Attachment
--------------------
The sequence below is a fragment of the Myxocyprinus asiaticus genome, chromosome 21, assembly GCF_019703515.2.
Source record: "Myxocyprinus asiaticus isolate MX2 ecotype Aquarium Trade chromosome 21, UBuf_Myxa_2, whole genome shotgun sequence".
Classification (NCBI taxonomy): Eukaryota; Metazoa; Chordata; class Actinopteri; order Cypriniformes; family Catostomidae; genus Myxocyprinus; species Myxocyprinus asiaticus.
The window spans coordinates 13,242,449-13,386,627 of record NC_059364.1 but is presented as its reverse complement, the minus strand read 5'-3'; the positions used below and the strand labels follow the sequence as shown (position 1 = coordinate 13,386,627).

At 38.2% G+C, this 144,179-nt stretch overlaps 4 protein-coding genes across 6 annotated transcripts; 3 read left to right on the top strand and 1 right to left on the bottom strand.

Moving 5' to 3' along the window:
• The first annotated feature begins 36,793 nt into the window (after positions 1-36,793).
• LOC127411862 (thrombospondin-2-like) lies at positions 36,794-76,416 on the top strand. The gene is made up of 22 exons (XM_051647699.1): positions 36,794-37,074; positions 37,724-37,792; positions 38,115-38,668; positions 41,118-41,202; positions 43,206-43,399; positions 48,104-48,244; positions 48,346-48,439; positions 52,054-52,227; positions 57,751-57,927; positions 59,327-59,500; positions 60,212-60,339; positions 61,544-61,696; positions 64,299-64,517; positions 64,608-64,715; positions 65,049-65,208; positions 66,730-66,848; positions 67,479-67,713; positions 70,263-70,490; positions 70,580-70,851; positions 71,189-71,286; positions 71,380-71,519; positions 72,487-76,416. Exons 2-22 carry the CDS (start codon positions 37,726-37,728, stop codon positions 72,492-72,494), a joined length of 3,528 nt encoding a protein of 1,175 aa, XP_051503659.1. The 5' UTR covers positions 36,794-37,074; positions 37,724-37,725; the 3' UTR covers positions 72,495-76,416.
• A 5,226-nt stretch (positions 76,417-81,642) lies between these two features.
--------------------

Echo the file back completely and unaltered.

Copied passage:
The sequence below is a fragment of the Myxocyprinus asiaticus genome, chromosome 21, assembly GCF_019703515.2.
Source record: "Myxocyprinus asiaticus isolate MX2 ecotype Aquarium Trade chromosome 21, UBuf_Myxa_2, whole genome shotgun sequence".
Classification (NCBI taxonomy): Eukaryota; Metazoa; Chordata; class Actinopteri; order Cypriniformes; family Catostomidae; genus Myxocyprinus; species Myxocyprinus asiaticus.
The window spans coordinates 13,242,449-13,386,627 of record NC_059364.1 but is presented as its reverse complement, the minus strand read 5'-3'; the positions used below and the strand labels follow the sequence as shown (position 1 = coordinate 13,386,627).

At 38.2% G+C, this 144,179-nt stretch overlaps 4 protein-coding genes across 6 annotated transcripts; 3 read left to right on the top strand and 1 right to left on the bottom strand.

Moving 5' to 3' along the window:
• The first annotated feature begins 36,793 nt into the window (after positions 1-36,793).
• LOC127411862 (thrombospondin-2-like) lies at positions 36,794-76,416 on the top strand. The gene is made up of 22 exons (XM_051647699.1): positions 36,794-37,074; positions 37,724-37,792; positions 38,115-38,668; positions 41,118-41,202; positions 43,206-43,399; positions 48,104-48,244; positions 48,346-48,439; positions 52,054-52,227; positions 57,751-57,927; positions 59,327-59,500; positions 60,212-60,339; positions 61,544-61,696; positions 64,299-64,517; positions 64,608-64,715; positions 65,049-65,208; positions 66,730-66,848; positions 67,479-67,713; positions 70,263-70,490; positions 70,580-70,851; positions 71,189-71,286; positions 71,380-71,519; positions 72,487-76,416. Exons 2-22 carry the CDS (start codon positions 37,726-37,728, stop codon positions 72,492-72,494), a joined length of 3,528 nt encoding a protein of 1,175 aa, XP_051503659.1. The 5' UTR covers positions 36,794-37,074; positions 37,724-37,725; the 3' UTR covers positions 72,495-76,416.
• A 5,226-nt stretch (positions 76,417-81,642) lies between these two features.